Discovering hope in a stubborn plant

Lorraine Murray

Lorraine Murray

Every spring, my late husband and I attended an orchid show and came happily home with new plants. He tended to their care and feeding, and under his watchful eye, the orchids flourished.

After he died, the plants started going downhill, and the only survivor is a bedraggled specimen, which has been stubbornly refusing to bloom.

Recently I moved it to the downstairs window beneath a plant light. To my astonishment, I soon detected tiny green flower spikes, which I saw as a message. Even in the darkest hour, we mustn’t abandon hope.

Particularly in winter, light is a precious commodity, especially for melancholics like me. No wonder I enjoy reading in the bedroom, where the afternoon sun paints a swath of light on the bed. While my cat, Fuzzy, basks in the warmth, I pretend I’m sunbathing at the beach.

To me it’s telling that God’s first spoken words in Genesis are “Let there be light,” which are mirrored later in Christ’s words: “I have come as a light into the world, so no one who believes in me shall remain in darkness.”

Hoping in politicians leads to the disillusionment of broken promises. Centering our hope in friends often yields disappointment, because they aren’t perfect.

Supernatural hope, however, is rooted in God’s promises, and never fails.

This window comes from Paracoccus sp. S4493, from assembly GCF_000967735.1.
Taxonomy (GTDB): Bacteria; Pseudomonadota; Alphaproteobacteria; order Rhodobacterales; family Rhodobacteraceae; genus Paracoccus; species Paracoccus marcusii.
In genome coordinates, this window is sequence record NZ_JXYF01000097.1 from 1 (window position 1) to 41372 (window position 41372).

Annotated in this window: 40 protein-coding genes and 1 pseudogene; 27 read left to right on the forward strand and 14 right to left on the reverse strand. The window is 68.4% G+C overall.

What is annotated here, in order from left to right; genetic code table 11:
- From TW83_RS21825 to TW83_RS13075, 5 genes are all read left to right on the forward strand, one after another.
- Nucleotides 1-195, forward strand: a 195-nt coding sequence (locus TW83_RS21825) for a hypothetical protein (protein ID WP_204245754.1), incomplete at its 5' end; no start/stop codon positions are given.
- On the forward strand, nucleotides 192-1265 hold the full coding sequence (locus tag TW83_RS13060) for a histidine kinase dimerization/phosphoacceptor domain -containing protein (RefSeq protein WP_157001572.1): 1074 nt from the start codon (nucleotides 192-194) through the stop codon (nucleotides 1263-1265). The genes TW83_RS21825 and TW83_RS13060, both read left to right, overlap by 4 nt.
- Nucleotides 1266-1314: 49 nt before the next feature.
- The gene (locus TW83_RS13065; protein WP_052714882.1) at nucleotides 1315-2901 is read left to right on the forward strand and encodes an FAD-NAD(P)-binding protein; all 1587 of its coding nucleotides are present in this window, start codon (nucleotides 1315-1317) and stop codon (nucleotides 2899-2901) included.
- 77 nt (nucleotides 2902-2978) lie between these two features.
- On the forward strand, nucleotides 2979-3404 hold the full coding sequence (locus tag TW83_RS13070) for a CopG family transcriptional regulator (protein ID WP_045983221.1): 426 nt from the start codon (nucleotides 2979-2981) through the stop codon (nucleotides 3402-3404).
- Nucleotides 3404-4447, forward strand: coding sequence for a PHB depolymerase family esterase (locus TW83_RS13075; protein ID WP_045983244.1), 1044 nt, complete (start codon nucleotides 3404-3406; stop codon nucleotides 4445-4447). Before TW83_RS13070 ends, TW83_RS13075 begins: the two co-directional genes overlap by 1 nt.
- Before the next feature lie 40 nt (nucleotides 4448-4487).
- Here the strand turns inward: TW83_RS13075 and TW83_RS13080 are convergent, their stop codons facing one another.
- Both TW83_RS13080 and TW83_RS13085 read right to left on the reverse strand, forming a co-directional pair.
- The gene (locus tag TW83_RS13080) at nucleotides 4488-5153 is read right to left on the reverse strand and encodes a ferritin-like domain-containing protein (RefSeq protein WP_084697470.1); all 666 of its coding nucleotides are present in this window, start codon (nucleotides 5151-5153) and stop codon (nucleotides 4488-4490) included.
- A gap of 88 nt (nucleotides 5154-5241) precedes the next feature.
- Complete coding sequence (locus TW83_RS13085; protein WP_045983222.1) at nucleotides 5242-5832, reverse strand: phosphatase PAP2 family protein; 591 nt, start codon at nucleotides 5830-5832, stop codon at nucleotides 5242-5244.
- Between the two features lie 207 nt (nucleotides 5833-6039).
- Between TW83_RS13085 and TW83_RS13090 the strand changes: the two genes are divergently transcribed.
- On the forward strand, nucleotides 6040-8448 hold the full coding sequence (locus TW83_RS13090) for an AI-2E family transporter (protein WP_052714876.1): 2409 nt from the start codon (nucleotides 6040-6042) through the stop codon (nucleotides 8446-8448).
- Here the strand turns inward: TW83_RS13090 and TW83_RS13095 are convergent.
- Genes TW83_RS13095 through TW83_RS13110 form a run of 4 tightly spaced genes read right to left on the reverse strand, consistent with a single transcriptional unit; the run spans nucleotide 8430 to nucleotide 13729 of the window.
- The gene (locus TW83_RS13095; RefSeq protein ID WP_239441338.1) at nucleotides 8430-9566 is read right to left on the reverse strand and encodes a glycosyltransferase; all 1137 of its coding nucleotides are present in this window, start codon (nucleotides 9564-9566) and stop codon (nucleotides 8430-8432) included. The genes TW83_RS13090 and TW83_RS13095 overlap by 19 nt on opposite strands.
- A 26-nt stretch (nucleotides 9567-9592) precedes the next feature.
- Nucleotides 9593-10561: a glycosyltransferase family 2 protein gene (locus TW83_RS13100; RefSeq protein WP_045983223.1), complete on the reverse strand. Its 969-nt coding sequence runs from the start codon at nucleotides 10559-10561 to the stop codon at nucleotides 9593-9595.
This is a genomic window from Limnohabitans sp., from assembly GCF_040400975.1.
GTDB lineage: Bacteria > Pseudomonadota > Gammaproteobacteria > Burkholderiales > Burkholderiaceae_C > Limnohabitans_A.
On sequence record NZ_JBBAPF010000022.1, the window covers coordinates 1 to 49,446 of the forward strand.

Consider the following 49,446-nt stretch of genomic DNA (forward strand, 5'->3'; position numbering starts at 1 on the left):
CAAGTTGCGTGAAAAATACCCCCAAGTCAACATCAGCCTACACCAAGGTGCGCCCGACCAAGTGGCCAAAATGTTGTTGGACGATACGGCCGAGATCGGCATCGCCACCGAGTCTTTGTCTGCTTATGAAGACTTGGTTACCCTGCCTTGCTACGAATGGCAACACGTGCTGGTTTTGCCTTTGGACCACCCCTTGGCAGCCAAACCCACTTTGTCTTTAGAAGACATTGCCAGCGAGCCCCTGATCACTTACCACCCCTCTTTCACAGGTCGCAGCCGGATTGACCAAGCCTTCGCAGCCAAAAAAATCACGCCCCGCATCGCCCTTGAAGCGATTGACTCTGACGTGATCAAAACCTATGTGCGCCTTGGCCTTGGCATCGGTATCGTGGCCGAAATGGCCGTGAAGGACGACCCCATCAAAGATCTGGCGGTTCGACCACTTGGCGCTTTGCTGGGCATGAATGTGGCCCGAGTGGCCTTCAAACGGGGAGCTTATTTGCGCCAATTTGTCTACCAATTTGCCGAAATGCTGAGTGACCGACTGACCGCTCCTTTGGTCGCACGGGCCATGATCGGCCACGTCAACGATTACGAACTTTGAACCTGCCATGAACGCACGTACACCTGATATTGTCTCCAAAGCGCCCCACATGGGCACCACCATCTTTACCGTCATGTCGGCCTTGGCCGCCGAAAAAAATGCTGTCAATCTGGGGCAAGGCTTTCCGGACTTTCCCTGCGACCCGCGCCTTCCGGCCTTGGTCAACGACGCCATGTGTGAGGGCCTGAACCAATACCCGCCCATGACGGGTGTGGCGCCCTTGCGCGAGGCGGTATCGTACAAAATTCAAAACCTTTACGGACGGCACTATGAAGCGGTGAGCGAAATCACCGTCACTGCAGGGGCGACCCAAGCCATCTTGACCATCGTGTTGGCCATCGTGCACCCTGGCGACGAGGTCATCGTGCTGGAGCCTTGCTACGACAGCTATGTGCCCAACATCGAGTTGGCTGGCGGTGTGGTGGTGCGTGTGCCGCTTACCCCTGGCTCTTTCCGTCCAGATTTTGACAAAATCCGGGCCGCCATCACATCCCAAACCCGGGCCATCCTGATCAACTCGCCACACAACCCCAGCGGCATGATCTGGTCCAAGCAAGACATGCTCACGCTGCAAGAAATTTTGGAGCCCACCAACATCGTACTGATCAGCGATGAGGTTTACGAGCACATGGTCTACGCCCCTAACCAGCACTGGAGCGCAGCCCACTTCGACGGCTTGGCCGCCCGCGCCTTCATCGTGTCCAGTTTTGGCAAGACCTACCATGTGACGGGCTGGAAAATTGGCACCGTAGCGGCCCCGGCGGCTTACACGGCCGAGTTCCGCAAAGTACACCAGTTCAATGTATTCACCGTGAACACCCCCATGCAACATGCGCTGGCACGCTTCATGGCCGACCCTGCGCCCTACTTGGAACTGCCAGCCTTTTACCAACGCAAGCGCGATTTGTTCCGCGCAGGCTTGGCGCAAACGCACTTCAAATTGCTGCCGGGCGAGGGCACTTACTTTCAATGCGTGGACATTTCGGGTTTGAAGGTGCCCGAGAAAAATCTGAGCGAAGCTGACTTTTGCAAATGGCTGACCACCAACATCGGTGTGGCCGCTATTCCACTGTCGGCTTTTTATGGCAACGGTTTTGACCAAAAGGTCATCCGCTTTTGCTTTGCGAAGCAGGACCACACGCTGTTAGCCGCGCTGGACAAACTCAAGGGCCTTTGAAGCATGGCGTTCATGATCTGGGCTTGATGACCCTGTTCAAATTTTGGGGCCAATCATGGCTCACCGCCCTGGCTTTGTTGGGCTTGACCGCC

Scripture tells us building a house on sand isn’t wise, because sand shifts and the foundation caves in. Sand symbolizes the false promises of society, which say life’s bedrock should be youth, fame and money.

I heard a radio ad recently, enticing listeners to “treat themselves” by getting Botox injections in their lips. Sadly, the quest for youth thrusts us upon an endlessly spinning hamster wheel, leading to more creams, more injections, more denials of reality.

Placing our hope in God means our house rests on solid, unchanging ground that withstands catastrophes. With God as the bedrock of our lives, we can face whatever happens — even dwindling savings and sagging faces.

The Apostle Paul said, “We even boast of our afflictions, knowing that affliction produces endurance, and endurance proven character, and proven character, hope.”

It can be challenging to see how afflictions lead to hope, but God can transform even the darkest situation. Seriously ill people sometimes feel especially close to God, who blesses their lives in surprising ways.

And the people who care for the dying may — through God’s grace — become more compassionate and experience the peace that surpasses human understanding.

My sister’s first husband was driving a compact car and narrowly escaped being crushed by a semi-truck. Another time, he nearly succumbed to diabetic shock, but my sister awakened in time to get help. It seems God was trying to awaken him to his own mortality.

But it wasn’t until my brother-in-law was dying from cancer that he finally faced the truth, when a hospital chaplain began visiting him. And, yes, he died in peace.

Our hope may be as tiny as the bud on an orchid plant, but when nurtured with the light of Scripture and prayers, it will produce miraculous flowers in springtime.

Lorraine’s email address is